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Communication Dans Un Congrès Année : 2019

Playing with 3D printed designs to conceive highly flame retardant multi-materials


Nowadays, many fields such as transportation, are more and more involved to elaborate materials which can reduce the fire risk. The standard approach to design flame retardant materials consists in incorporating in the plastic some fillers known as flame retardants, but they are usually efficient at high loading, thus reducing the mechanical properties of the polymer. Moreover, the synthesis of new additives, very efficient at low loading and of low toxicity is hard and usually expensive. In this work, a novel approach is considered. Instead of changing the material formulation, the design and the layout of materials are modified to reach optimized fire protection performances. On the contrary to standard polymer shaping processes which do not easily allow designing sophisticated shapes without using a complex mold [1], additive manufacturing appears as a very flexible technique. Among all 3D printing techniques, Fused Deposition Modelling (FDM) has the best quality to cost ratio, but the range of filaments commercially available is limited and costly. However, in some specific 3D printing processes, no filaments are necessary. Polymers pellets feed directly the printing nozzle, allowing investigating many polymeric matrices with no commercial limitation [2]. In this work, innovative flame retarded sandwich structures using 3D printing were created with two skins completely filled and a partially filled grid patterned core. In the first step, different grid patterned cores were prepared by varying the infill density (either 30 or 50 %) as well as the FR additive used in the ethylene vinyl acetate (EVA), (aluminum tri-hydroxide (ATH) and Expandable graphite) (Figure 2). In a second step, biphasic materials were designed: pores of the sandwich core (composed on EVA and 30 wt.-% of ATH) were filled with air, water and potassium carbonate (Figure 2). A full characterization and explanation of the fire properties of these original 3D designs was performed. It revealed that new light design with potassium carbonate in liquid phase inside the core material reached very good flame retardant properties, with a fast flame extinguishment and strong HRR reduction. This work is a proof of concept of the potential of FDM technology to design new flame retarded materials, offering a way to make safer materials at low cost.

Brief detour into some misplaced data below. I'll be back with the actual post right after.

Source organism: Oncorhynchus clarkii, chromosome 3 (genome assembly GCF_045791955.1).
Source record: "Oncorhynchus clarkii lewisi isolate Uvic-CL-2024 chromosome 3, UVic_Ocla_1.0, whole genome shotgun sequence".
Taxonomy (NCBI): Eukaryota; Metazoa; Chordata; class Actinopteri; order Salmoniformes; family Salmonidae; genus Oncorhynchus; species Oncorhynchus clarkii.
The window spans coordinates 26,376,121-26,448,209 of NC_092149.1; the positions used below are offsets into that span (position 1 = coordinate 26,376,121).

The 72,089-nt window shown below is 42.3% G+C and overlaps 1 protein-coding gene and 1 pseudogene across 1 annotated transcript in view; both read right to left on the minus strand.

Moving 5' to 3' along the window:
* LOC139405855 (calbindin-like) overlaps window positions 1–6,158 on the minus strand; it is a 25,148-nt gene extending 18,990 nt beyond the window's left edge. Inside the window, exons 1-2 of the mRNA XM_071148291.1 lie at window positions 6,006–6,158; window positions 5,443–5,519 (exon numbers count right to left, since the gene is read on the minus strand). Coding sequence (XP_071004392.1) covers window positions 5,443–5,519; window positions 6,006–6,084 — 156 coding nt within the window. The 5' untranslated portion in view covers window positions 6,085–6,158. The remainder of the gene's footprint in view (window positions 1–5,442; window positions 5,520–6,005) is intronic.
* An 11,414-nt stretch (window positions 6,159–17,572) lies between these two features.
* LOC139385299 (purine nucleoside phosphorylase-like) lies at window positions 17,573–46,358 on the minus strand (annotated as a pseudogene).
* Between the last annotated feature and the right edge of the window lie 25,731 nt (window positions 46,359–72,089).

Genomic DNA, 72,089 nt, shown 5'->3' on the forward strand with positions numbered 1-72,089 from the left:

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Dates et versions

hal-02386870 , version 1 (29-11-2019)


  • HAL Id : hal-02386870 , version 1


Laura Geoffroy, Maude Jimenez, Serge Bourbigot. Playing with 3D printed designs to conceive highly flame retardant multi-materials. UGéPE 2019, Nov 2019, Mons, France. ⟨hal-02386870⟩
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